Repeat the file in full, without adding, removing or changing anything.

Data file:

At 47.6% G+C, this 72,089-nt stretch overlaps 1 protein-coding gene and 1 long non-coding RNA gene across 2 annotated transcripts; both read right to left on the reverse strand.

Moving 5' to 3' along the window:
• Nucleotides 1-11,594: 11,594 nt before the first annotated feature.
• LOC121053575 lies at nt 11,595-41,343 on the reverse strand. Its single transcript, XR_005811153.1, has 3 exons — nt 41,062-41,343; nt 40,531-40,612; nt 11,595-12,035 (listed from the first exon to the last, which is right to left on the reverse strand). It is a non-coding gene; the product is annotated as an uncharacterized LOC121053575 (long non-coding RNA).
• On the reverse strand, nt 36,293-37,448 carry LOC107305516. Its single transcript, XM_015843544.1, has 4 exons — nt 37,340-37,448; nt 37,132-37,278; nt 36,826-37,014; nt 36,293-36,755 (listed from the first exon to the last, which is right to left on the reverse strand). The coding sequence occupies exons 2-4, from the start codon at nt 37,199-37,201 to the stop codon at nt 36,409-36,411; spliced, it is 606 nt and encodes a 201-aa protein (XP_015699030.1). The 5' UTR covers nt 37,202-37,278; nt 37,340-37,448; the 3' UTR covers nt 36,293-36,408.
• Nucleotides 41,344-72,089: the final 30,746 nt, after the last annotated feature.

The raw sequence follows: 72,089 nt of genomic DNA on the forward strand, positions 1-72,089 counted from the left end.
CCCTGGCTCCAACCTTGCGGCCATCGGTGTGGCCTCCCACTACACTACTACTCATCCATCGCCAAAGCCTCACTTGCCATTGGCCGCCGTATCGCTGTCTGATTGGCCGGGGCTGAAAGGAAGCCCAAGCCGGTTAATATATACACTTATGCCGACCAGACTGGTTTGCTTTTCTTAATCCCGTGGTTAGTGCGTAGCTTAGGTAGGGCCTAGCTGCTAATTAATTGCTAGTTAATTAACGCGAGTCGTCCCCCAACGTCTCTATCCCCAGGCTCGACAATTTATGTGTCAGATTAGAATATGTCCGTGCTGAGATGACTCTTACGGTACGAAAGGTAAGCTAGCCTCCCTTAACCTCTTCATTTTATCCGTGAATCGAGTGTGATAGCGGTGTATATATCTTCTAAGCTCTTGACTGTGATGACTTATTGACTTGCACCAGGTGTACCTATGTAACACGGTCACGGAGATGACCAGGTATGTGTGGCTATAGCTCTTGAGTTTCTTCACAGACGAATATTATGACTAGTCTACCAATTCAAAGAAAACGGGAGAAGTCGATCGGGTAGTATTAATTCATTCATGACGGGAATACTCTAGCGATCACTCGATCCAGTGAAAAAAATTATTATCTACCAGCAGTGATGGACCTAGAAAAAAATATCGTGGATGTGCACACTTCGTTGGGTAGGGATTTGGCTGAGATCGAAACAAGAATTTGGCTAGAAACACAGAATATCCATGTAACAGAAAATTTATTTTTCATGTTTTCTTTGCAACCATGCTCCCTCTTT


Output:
At 47.6% G+C, this 72,089-nt stretch overlaps 1 protein-coding gene and 1 long non-coding RNA gene across 2 annotated transcripts; both read right to left on the reverse strand.

Moving 5' to 3' along the window:
• Nucleotides 1-11,594: 11,594 nt before the first annotated feature.
• LOC121053575 lies at nt 11,595-41,343 on the reverse strand. Its single transcript, XR_005811153.1, has 3 exons — nt 41,062-41,343; nt 40,531-40,612; nt 11,595-12,035 (listed from the first exon to the last, which is right to left on the reverse strand). It is a non-coding gene; the product is annotated as an uncharacterized LOC121053575 (long non-coding RNA).
• On the reverse strand, nt 36,293-37,448 carry LOC107305516. Its single transcript, XM_015843544.1, has 4 exons — nt 37,340-37,448; nt 37,132-37,278; nt 36,826-37,014; nt 36,293-36,755 (listed from the first exon to the last, which is right to left on the reverse strand). The coding sequence occupies exons 2-4, from the start codon at nt 37,199-37,201 to the stop codon at nt 36,409-36,411; spliced, it is 606 nt and encodes a 201-aa protein (XP_015699030.1). The 5' UTR covers nt 37,202-37,278; nt 37,340-37,448; the 3' UTR covers nt 36,293-36,408.
• Nucleotides 41,344-72,089: the final 30,746 nt, after the last annotated feature.

The raw sequence follows: 72,089 nt of genomic DNA on the forward strand, positions 1-72,089 counted from the left end.
CCCTGGCTCCAACCTTGCGGCCATCGGTGTGGCCTCCCACTACACTACTACTCATCCATCGCCAAAGCCTCACTTGCCATTGGCCGCCGTATCGCTGTCTGATTGGCCGGGGCTGAAAGGAAGCCCAAGCCGGTTAATATATACACTTATGCCGACCAGACTGGTTTGCTTTTCTTAATCCCGTGGTTAGTGCGTAGCTTAGGTAGGGCCTAGCTGCTAATTAATTGCTAGTTAATTAACGCGAGTCGTCCCCCAACGTCTCTATCCCCAGGCTCGACAATTTATGTGTCAGATTAGAATATGTCCGTGCTGAGATGACTCTTACGGTACGAAAGGTAAGCTAGCCTCCCTTAACCTCTTCATTTTATCCGTGAATCGAGTGTGATAGCGGTGTATATATCTTCTAAGCTCTTGACTGTGATGACTTATTGACTTGCACCAGGTGTACCTATGTAACACGGTCACGGAGATGACCAGGTATGTGTGGCTATAGCTCTTGAGTTTCTTCACAGACGAATATTATGACTAGTCTACCAATTCAAAGAAAACGGGAGAAGTCGATCGGGTAGTATTAATTCATTCATGACGGGAATACTCTAGCGATCACTCGATCCAGTGAAAAAAATTATTATCTACCAGCAGTGATGGACCTAGAAAAAAATATCGTGGATGTGCACACTTCGTTGGGTAGGGATTTGGCTGAGATCGAAACAAGAATTTGGCTAGAAACACAGAATATCCATGTAACAGAAAATTTATTTTTCATGTTTTCTTTGCAACCATGCTCCCTCTTT